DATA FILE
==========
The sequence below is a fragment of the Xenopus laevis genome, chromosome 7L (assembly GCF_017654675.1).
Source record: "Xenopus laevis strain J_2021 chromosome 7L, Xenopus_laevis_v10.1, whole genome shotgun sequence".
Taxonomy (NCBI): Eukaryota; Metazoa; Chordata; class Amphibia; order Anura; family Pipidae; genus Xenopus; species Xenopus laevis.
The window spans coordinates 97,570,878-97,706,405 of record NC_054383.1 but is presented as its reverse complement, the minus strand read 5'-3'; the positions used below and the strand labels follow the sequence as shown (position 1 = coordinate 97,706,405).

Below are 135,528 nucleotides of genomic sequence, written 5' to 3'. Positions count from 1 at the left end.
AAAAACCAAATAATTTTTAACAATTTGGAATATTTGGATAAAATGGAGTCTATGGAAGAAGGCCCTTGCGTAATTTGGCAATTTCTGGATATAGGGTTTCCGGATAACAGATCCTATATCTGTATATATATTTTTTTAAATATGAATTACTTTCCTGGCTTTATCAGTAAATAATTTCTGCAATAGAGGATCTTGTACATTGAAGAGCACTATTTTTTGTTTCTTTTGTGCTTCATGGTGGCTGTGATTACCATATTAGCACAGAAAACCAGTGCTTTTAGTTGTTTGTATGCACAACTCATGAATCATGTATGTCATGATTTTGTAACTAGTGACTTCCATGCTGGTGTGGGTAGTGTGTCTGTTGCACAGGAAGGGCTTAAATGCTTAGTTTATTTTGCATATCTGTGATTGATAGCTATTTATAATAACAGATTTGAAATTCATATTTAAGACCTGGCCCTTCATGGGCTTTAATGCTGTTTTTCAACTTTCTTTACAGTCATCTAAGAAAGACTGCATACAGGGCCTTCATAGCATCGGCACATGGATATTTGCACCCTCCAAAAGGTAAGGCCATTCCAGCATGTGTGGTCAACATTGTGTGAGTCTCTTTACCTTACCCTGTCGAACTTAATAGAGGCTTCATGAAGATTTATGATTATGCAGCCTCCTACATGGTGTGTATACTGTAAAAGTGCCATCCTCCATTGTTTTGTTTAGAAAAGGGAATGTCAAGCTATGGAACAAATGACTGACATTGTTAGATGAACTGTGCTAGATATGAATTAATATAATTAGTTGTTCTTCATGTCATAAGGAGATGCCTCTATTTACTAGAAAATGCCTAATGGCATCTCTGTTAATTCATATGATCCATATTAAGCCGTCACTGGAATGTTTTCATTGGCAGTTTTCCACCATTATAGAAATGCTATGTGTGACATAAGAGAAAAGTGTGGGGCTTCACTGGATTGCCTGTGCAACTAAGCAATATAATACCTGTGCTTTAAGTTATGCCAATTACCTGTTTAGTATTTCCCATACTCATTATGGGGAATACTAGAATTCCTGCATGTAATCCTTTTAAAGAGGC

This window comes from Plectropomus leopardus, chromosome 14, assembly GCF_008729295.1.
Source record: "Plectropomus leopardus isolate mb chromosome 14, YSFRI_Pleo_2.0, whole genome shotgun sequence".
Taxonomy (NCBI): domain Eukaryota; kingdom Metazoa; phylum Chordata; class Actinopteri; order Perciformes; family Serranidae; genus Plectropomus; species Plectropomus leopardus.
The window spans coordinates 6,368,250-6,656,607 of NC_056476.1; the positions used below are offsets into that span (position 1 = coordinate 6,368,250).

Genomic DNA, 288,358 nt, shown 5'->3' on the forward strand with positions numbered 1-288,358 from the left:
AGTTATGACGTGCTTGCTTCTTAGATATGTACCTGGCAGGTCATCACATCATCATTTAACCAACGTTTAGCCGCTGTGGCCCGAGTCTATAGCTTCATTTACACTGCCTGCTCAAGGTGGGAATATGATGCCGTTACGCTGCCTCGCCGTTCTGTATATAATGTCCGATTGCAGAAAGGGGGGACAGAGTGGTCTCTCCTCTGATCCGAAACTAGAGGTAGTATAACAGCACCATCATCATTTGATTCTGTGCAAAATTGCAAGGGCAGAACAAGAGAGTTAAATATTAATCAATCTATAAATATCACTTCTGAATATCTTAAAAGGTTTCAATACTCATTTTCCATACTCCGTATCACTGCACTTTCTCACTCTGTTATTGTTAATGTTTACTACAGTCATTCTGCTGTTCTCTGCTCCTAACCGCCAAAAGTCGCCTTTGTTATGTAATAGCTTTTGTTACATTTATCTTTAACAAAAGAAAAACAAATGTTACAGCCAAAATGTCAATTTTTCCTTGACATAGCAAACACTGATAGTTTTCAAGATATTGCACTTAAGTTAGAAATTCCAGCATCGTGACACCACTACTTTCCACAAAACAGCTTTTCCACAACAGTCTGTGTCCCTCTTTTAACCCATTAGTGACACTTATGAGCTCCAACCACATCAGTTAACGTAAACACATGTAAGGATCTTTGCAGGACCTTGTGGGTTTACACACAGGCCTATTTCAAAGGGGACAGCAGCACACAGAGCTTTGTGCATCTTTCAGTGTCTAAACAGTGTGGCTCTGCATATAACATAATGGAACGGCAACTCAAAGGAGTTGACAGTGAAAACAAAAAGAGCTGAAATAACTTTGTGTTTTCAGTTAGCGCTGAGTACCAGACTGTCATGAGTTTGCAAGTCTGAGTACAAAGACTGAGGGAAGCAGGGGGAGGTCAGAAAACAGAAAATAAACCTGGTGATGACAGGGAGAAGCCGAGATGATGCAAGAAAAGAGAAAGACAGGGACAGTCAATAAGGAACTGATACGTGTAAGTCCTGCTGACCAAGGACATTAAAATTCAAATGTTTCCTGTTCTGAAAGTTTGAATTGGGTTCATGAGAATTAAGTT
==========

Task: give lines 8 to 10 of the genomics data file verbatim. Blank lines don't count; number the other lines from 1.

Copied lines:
Source record: "Plectropomus leopardus isolate mb chromosome 14, YSFRI_Pleo_2.0, whole genome shotgun sequence".
Taxonomy (NCBI): domain Eukaryota; kingdom Metazoa; phylum Chordata; class Actinopteri; order Perciformes; family Serranidae; genus Plectropomus; species Plectropomus leopardus.
The window spans coordinates 6,368,250-6,656,607 of NC_056476.1; the positions used below are offsets into that span (position 1 = coordinate 6,368,250).